Monday, April 30, 2012

FPIPN 2012

I have a ton to write about!
I’ve got to catch up this journal, because I have a feeling this summer is going to be full of Living History-type happenings. In fact, every weekend for the past month has been full of LH and that is not going to slow down any time soon. So here goes.

Almost a month ago now Stephen and I presented at a conference for Living History peeps called by everyone the “FPIPN (pronounced pippin.) Retreat”

The Basics:
- FPIPN stands for First Person Interpreters Professional Network.
- FPIPN is a sub-group of ALHFAM (Association of Living History, Farm and Agriculture Museums) specifically for museum folks who do this crazy thing we do.
- The conference was in Dover, Delaware, hosted by their lovely state history people with sessions held in amazing local historical buildings and museums.
- Attendees came from all over the US, but mostly from the east coast, most were professionals working at museums, everyone was incredibly friendly.
- The sessions were partly educational (teaching people how we do what we do) and partly study based (folks who are in post grad programs presenting papers.)
- This was the second retreat that Stephen and I had attended, the first being two years ago in Mystic, CT (listen to our podcast about that retreat.)

Stephen and I were presenting on two topics: “presenting religion from the first person perspective” and “Endowments, or bringing your audience into the story”. Since Stephen was starting a new job and I was starting a temp job we did not have a lot of time to prepare. But we’ve been presenting stuff like this at Reenactorfest and through the podcast for years, so we know how to put together an outline, how to share focus, and how to talk on just about any topic to fill a half-hour time slot. We even put together some simple power-point slides of our outline to keep us on topic and on schedule. People asked good questions and we got great feedback, so I think our presentations were a success.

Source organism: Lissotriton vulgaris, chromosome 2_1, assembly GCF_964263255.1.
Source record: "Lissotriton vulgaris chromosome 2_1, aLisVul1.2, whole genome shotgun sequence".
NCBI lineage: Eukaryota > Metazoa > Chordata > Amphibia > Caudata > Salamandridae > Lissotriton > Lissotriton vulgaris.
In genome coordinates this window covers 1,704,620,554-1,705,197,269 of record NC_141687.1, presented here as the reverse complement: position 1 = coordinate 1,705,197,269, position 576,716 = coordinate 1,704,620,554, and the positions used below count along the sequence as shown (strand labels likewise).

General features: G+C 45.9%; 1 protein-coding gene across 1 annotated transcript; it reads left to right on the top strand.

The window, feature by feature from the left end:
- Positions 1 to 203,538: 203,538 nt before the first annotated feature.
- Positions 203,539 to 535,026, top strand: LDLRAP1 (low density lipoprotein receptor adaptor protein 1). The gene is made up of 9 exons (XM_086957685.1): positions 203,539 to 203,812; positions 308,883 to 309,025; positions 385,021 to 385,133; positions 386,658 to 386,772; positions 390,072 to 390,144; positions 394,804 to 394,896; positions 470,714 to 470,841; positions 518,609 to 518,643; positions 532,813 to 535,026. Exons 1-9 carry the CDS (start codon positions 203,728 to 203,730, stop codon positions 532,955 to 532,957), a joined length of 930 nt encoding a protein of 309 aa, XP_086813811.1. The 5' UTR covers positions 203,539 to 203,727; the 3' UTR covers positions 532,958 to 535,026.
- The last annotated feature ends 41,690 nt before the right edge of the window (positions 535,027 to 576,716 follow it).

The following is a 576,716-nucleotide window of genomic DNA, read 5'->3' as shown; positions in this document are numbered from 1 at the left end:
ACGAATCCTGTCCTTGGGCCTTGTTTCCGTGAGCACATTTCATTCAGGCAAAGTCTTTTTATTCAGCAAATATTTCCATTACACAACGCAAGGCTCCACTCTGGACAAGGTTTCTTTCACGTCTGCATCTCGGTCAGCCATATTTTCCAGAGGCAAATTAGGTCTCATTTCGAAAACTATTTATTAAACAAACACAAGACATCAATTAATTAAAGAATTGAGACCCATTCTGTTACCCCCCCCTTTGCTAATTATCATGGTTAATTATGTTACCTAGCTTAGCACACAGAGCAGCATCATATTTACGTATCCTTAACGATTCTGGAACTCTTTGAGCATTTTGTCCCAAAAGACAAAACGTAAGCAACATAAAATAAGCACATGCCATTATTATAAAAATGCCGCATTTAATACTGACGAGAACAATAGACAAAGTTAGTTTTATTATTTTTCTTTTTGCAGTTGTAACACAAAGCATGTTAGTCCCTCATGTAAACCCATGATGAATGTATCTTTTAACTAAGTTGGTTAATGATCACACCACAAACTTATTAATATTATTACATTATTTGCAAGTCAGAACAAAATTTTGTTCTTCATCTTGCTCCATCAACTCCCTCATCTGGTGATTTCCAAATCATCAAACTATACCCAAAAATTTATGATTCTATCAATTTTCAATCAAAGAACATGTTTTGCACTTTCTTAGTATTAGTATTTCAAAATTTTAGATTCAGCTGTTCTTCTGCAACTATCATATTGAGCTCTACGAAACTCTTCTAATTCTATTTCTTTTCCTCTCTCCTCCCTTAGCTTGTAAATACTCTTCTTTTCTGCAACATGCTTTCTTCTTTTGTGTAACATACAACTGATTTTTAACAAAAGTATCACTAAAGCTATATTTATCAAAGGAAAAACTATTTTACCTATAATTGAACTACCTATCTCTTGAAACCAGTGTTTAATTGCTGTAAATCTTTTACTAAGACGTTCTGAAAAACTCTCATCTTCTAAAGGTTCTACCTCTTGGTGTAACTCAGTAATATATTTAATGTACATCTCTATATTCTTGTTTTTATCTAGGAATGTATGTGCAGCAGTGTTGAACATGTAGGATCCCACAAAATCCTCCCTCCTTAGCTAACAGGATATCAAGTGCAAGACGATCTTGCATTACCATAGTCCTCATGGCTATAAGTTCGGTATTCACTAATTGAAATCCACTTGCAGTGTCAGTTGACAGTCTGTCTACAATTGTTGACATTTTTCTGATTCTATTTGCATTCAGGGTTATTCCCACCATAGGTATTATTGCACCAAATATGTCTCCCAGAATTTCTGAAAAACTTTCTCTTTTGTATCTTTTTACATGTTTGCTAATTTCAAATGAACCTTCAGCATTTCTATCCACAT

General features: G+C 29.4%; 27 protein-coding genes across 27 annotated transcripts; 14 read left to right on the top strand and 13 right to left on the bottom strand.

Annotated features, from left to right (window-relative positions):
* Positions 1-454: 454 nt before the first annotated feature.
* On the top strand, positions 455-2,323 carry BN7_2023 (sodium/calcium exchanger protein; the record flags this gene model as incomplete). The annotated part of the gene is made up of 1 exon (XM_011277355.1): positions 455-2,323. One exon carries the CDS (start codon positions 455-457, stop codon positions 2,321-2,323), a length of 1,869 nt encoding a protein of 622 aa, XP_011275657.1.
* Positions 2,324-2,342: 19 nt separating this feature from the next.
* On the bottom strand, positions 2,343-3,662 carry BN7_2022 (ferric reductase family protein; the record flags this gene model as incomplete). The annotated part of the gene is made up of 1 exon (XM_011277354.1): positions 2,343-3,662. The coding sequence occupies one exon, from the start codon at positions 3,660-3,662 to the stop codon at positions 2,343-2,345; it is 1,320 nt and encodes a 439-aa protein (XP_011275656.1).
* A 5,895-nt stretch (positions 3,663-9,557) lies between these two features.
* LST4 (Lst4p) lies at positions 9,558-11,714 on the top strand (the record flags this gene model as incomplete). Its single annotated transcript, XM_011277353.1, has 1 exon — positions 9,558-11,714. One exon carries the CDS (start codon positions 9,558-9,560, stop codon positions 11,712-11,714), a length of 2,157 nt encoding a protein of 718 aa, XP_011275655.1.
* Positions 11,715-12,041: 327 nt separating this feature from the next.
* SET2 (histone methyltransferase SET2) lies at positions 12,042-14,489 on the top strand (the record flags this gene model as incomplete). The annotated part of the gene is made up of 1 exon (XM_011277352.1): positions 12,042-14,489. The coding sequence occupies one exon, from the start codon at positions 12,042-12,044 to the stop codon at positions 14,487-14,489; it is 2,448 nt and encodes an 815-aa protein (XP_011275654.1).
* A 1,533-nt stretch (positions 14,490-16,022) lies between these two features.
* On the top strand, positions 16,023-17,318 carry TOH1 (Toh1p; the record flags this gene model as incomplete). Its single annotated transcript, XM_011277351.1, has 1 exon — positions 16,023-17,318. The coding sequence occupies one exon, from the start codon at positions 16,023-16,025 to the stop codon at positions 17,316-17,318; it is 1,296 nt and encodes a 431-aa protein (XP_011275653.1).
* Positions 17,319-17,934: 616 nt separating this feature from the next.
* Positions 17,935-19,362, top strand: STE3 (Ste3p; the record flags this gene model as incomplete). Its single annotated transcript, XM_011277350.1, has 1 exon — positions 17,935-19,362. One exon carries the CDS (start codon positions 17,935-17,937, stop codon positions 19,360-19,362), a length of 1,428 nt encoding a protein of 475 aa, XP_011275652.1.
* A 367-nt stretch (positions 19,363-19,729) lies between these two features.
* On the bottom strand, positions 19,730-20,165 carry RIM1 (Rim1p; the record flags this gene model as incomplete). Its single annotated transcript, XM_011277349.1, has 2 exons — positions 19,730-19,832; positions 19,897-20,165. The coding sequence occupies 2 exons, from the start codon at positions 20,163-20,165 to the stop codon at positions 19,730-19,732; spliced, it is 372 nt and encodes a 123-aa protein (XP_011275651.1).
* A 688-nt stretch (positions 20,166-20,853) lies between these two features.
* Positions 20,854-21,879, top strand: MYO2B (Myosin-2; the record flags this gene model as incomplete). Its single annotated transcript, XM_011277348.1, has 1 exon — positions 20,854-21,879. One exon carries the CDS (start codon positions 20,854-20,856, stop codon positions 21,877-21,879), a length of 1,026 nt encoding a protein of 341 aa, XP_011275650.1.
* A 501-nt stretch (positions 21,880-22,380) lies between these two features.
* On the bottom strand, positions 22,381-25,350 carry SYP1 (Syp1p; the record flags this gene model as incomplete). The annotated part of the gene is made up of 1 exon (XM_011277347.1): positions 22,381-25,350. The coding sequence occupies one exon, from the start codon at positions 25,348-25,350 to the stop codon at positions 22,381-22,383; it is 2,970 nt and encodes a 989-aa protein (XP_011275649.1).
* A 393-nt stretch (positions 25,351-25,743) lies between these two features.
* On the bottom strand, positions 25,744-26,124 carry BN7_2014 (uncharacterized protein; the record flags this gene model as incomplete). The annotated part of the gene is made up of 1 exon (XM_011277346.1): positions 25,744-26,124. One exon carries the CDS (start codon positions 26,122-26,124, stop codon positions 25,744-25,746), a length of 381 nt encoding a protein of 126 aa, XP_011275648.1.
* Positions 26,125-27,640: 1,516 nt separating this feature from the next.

We also did a really quick five-minute presentation of Gustav and Hanne Reischach. It was really bizarre, because we were not really in character, it was more like putting on the clothing and pretending to be in character. Stephen did Gustav’s talk to new recruits, and I (as Hanne) interrupted him to tell the women in the audience what their roles will be. It was bizarre because in a normal situation, Gustav and Hanne hardly ever interact during the day, they have different spheres of influence. Hanne would also never interrupt Gustav. But the audience laughed, and I hope they learned something. We got a lovely card from the organizer thanking us for all our participation.

Some of the most memorable parts of the weekend were the amazing buildings that we got to hang out in all weekend. Delaware really has a great state history organization and Dover is an incredibly beautiful town. Stephen and I both now want to go back. Getting to hang out with people who do what we do, love what we love, and share so many experiences is so rare for me and is always a wonderful experience. We had dinner in a hangar on Dover Airforce Base that has is now a museum. It was strange being dressed in 16th Century and looking at all those planes, but it was also really fun to play in the air control tower, and to take photos of George Washington on Airforce One.

I believe in Fate, and I was receiving some pretty strong signals while at the FPIPN retreat. Two of the people we hung out with had just completed Master’s degrees, one had done an online program. Two attendees came from the New York Tenement museum. I chatted with them a little at the end and told them that I was jealous that they got to portray Jewish history, which is something I’d always wanted to do. They said that I should come to work at the Tenement Museum, to which I replied that I lived in New Hampshire. Both then spoke up and said two things: Strawbery Banke Museum and Mrs. Shapiro. I used to work at SBM, and in fact have written about Mrs. Shapiro on this very blog.

On the way down to the retreat Stephen and I were both wondering if all the preparations, stress and travel would be worth it for this one weekend. On the way home I definitely felt it was well worth it.

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